Posted on: 19 September 2023
At CNWL’s Therapies Conference earlier this year, we heard about a project from the Hillingdon Care Support Team which has led to improved resident safety for people in care homes across the borough.
Working with specialists in Dietetics, Pharmacy and Speech and Language Therapy (SALT), the team have reduced the number of people being given inappropriate supplements that can lead to hospital admissions for aspirations and chest infections.
More details about the presentation can be found below and Sue Potter (Dietitian), Manisha Bhatt (Pharmacist) and Sarah Snow (Speech and Language Therapist) explain more.
Collaborative working in Hillingdon
The Care Support Team (CHST) covers over 50 establishments in Hillingdon (a total of 1631 beds) in nursing and residential homes, supported living as well as mental health and learning disability homes.
They aim to reduce ambulance call-outs, A&E presentations and hospital admissions for avoidable causes, such as chest infections.
Earlier this year, they saw two incidents in the same care home of residents being given inappropriate supplements, which triggered the team to launch an audit on medication formulations. They wanted to identify other patients having medications or supplements that might be at risk.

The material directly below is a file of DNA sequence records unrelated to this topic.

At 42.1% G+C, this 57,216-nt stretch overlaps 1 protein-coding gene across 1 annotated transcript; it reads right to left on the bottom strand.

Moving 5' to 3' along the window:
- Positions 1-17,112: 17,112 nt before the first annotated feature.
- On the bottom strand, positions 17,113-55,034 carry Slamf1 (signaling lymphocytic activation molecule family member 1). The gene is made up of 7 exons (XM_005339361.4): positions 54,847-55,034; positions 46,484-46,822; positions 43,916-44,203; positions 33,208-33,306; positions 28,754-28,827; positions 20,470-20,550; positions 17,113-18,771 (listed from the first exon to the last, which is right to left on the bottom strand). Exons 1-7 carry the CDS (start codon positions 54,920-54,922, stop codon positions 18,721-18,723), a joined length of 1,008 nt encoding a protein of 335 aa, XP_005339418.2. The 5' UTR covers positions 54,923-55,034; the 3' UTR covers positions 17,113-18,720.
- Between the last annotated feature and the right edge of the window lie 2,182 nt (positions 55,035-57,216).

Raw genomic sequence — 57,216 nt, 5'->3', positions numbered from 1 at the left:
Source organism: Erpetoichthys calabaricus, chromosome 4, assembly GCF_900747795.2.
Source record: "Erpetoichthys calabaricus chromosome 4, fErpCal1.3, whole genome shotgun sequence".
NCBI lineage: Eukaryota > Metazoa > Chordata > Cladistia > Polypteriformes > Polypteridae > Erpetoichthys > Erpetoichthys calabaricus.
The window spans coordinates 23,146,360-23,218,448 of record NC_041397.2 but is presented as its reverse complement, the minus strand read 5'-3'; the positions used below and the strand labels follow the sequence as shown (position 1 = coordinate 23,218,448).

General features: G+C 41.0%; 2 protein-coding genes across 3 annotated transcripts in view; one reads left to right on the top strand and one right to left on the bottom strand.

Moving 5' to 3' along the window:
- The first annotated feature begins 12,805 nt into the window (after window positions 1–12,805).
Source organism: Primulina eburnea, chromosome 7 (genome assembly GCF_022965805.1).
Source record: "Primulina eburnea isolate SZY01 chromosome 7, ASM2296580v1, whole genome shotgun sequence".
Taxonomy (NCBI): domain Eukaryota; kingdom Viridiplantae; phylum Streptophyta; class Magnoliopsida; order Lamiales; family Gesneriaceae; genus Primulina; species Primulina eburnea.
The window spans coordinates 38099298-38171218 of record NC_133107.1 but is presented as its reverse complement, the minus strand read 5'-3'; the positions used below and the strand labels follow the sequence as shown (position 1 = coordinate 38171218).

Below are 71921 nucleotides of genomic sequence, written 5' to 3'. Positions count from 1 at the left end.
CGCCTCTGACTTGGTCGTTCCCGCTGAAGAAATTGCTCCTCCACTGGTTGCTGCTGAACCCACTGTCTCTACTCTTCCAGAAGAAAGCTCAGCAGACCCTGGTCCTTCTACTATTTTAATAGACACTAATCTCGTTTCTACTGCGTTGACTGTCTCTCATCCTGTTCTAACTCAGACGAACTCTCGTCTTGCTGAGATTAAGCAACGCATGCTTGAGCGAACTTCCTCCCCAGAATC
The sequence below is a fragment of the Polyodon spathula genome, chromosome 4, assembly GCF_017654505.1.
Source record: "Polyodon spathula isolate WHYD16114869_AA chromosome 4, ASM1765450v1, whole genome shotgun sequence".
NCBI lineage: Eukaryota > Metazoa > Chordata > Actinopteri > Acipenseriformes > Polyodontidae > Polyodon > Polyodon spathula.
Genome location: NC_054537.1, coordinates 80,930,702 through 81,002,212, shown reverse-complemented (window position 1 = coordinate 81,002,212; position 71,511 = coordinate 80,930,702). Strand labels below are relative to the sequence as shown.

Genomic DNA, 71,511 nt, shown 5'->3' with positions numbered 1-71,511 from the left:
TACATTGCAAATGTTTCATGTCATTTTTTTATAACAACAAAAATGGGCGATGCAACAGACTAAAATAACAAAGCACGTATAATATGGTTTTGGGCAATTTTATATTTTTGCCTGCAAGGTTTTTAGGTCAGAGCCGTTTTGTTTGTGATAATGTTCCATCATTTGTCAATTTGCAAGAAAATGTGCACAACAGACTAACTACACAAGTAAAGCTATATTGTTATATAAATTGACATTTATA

In order to collect the information, CHST engaged with the Care Homes Quality Assurance Team and they asked for support from SALT, Dietetics and Pharmacy who conducted patient reviews.
The audit identified 22% of patients who were on a modified diet, medications, oral nutritional supplements, or a combination which could result in a hospitalisation.
Wider impacts of the audit
The audit has prevented further incidents and hospitalisations, showing how increased interprofessional working brings more holistic health care for patients.
Multiple training sessions were provided to homes where incidents had occurred, giving staff a greater understanding of the risks and increasing confidence to seek advice. The audit has seen better working relationships with care home staff, with more open lines of communication to discuss referrals or modifying medications.
There has been heightened awareness of the issues in wider Hillingdon teams, and Sarah hopes to extend the work further.
They plan to run yearly training for care homes to upskill the current workforce and new staff members:
“It was great to be able to share our work with other AHPs. We had some really positive feedback and discussion with other allied health professionals, which we hope may lead to positive changes in care homes in other boroughs,” she said.
Praising the team, Nicola Barrett, Head of Speech and Language Therapy, Ealing Community Partners said:
"I really enjoyed your team’s presentation about the nursing home medications audit. It was so interesting and has definitely raised more than a few questions. We’ve also been speaking with our team over here. Really well done!”